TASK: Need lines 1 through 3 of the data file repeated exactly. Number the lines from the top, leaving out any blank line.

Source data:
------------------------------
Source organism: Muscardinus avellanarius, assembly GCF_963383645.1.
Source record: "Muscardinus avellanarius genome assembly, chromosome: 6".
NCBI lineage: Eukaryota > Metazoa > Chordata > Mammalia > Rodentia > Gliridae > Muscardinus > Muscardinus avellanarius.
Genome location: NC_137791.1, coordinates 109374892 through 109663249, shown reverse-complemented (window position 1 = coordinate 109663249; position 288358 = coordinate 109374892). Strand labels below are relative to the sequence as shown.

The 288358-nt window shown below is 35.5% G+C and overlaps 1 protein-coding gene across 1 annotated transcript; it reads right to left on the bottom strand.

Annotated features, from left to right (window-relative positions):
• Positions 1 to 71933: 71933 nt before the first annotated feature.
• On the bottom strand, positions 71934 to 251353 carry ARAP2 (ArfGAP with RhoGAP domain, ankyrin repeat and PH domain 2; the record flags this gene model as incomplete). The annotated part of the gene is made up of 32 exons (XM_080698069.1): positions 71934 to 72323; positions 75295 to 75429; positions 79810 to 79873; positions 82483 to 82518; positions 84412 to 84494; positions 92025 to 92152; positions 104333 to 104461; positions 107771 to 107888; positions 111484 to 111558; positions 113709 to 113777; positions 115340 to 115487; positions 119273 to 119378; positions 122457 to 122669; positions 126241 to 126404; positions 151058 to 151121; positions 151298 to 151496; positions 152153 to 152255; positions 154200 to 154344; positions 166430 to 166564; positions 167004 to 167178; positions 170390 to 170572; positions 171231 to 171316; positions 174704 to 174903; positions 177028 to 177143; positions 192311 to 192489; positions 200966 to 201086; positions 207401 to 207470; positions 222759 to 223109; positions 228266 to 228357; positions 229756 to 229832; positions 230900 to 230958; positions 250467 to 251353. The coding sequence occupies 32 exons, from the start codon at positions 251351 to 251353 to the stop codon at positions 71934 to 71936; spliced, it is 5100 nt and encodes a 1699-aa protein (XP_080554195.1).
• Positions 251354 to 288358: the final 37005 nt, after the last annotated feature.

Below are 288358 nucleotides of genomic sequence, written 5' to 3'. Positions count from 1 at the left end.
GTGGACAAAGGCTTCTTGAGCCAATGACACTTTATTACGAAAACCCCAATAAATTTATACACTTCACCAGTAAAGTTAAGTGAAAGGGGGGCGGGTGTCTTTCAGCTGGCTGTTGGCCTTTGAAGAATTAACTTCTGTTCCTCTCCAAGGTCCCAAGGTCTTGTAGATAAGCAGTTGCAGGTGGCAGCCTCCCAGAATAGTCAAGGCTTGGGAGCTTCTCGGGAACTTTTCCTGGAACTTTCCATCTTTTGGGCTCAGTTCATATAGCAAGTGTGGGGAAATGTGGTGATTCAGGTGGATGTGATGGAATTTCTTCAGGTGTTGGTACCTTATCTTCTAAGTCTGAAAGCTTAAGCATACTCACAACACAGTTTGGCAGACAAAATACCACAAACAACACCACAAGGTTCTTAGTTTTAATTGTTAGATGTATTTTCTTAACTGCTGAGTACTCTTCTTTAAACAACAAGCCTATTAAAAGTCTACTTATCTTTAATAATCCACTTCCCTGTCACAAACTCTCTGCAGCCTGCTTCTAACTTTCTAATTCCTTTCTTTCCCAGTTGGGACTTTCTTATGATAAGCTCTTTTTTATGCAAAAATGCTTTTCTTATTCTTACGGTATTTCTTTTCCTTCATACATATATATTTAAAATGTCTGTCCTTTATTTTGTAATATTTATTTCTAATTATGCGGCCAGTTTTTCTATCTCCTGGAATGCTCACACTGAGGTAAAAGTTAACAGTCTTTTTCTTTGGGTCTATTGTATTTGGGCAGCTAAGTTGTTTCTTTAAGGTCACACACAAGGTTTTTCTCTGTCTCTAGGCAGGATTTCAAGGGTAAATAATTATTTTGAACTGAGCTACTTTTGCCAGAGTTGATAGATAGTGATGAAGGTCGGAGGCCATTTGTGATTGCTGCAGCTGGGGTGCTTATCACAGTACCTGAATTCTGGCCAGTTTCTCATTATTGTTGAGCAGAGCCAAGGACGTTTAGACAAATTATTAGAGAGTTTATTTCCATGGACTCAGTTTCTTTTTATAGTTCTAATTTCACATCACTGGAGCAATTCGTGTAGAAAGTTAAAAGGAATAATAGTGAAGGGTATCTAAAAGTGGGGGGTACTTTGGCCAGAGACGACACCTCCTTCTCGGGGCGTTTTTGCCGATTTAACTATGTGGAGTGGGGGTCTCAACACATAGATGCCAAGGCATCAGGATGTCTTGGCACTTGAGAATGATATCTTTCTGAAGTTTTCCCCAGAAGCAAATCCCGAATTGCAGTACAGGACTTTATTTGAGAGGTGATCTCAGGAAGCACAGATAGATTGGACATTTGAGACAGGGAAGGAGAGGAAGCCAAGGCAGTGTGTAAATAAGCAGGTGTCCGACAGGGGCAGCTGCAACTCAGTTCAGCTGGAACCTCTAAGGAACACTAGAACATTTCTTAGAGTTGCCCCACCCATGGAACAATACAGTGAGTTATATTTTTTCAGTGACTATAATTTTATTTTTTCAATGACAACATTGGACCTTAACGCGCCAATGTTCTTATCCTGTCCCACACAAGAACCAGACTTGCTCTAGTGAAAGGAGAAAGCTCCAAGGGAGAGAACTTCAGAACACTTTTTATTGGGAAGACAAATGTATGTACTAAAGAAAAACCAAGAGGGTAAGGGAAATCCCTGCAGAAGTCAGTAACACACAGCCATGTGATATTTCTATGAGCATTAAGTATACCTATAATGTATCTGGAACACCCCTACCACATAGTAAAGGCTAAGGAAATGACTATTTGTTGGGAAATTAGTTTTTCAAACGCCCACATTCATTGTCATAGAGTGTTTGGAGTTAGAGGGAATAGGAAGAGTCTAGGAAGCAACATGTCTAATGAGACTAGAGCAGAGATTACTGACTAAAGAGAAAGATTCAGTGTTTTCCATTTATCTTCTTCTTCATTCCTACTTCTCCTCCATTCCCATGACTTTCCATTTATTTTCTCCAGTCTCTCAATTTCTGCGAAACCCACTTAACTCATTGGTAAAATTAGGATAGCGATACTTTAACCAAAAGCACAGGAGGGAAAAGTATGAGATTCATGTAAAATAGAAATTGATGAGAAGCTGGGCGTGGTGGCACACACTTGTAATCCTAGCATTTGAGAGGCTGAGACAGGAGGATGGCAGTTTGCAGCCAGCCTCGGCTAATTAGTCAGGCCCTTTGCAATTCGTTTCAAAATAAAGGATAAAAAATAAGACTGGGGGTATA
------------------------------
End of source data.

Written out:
Source organism: Muscardinus avellanarius, assembly GCF_963383645.1.
Source record: "Muscardinus avellanarius genome assembly, chromosome: 6".
NCBI lineage: Eukaryota > Metazoa > Chordata > Mammalia > Rodentia > Gliridae > Muscardinus > Muscardinus avellanarius.